Our lives are made up of many things, and decisions are made almost without thinking a lot of the time. What to eat, what to wear, where to go next. Some decisions though, require a bit more thought, and are affected by what came before. Like?
In my case, I grew up very insecure. My family life felt like I was on a game show, trying to figure out what was behind door #2. If you have ever seen a show like “let’s make a deal” or similar, you are trying to figure out how to best proceed with limited information. Mostly, it’s a best-guess situation, based on past-experience. On a game show, this is fun and the crowd cheers you on. The worst that can happen is you end up with a good story and empty pockets. In real life, however, the consequences are somewhat more serious and possibly far-reaching.
About 37 years ago, I was faced with a serious decision. Surrounding me were family that had decided what the best course of action should be in light of my current status or dilemma as you might say. I found myself pregnant and unwed after my first quarter of college with a boyfriend I barely knew. He was willing to “do the right thing” and I was urged by everyone to do likewise.
An interesting side-note here, my mother got married much the same way, and my grandmother was also pregnant with my mother out of wedlock, however the tale is that natural grandfather died in WWII before the marriage could take place, so I am the 3rd generation on this path…
My journey in landing at this point was brought about by some poor decision making on my part, to be sure. My 1st quarter of college away from home resembled anything but an academic pursuit, and I was often found at parties and other guys dorm rooms, still looking for love. But I also had seen some red flags in proceeding any further toward an early marriage with this person.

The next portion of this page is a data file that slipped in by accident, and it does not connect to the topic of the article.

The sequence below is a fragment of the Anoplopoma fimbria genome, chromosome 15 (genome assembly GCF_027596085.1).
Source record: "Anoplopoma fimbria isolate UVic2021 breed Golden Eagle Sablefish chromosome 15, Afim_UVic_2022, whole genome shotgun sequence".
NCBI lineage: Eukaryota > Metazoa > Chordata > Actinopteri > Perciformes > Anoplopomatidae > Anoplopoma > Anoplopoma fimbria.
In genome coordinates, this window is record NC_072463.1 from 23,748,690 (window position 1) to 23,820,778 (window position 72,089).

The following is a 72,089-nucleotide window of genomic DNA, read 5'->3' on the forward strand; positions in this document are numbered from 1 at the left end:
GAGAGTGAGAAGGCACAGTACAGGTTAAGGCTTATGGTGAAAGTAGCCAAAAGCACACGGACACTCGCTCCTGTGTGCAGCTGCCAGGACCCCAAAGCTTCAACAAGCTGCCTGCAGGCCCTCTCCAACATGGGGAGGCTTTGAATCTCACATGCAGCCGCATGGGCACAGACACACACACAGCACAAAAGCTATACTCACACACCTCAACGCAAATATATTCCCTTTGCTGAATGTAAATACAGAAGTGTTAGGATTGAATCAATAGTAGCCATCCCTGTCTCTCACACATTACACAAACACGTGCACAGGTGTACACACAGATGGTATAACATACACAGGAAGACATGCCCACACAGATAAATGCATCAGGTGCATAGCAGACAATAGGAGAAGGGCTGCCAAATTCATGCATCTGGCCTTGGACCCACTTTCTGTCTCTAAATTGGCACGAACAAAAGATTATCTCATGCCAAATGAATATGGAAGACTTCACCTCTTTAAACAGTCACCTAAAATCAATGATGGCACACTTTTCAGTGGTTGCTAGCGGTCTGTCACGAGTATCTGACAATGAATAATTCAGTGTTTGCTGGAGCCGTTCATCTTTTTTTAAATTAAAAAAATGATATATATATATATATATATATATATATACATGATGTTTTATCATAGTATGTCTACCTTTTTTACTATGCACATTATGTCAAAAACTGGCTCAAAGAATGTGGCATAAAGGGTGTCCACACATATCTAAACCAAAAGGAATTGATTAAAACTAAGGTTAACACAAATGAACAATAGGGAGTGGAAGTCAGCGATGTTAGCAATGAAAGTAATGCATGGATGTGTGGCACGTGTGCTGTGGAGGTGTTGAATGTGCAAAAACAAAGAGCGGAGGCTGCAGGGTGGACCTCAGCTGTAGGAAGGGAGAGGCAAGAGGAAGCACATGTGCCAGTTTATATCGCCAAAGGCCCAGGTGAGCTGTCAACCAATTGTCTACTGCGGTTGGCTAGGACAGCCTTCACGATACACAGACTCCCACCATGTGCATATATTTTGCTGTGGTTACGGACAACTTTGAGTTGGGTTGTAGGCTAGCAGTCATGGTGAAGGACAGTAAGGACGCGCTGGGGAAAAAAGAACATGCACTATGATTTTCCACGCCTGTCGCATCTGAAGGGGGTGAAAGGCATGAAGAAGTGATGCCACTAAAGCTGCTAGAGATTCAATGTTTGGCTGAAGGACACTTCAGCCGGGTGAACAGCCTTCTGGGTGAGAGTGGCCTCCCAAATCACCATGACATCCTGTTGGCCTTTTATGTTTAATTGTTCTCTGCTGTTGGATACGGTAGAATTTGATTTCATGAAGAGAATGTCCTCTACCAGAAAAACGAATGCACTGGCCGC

My options were few though. Have an abortion. I ruled this out, as I had been down this road before, and refused to repeat it. Have the baby on my own and give it up. No, I felt like the shame would kill me. Actually, it probably wouldn’t have, but I had no one to talk to me about this. Have the baby and raise it on my own. Nope, the family told me they would basically cut me off, how would I survive?
Sadly, I allowed fear of others’ opinions to override the spirit’s voice and good judgement given me and closed off my own voice at the very moment that I agreed to their plan, which turned out later to have disastrous consequences (see blog post Arms length).
Recovery teaches us that any decisions or actions that we take that are based in fear are likely to turn out poorly. Why? Because fear is a powerful emotion. And our emotions are FAMOUS for lying to us. Feelings and emotions are important, but they are not to be our sole indicator of how to proceed. The steps and principles have placed in me the need to seek wise counsel, to pray and meditate and to pause before making any large decision. If I am willing to allow the doors to stay open to the spirit to speak – in my heart and through others in recovery that I trust, I will hear balance and truth – every time. But if I run off on my own, clutching a handbag of swirling passions and act on them, I can almost be assured of hurts to follow.
Over 3 decades later, I am nearly done with the amends of those decisions made in a cesspool of fear and willfulness. I have forgiven myself for my lack of confidence to stand up to others, because at that time I had an empty tool box and not a strong recovery friend in sight to support me. I did the best I could with what I had. I can be grateful for the full toolbox I have now, and the lovely friends in recovery that love me even when I can behave insufferably…and they call me on it!
Whether it was yesterday or years ago, the steps and principles are there to help each one of us move through and heal and build our tool box for today and for the next decision or action. Thank you Lord God for the opportunities to start fresh every day and that your grace abounds.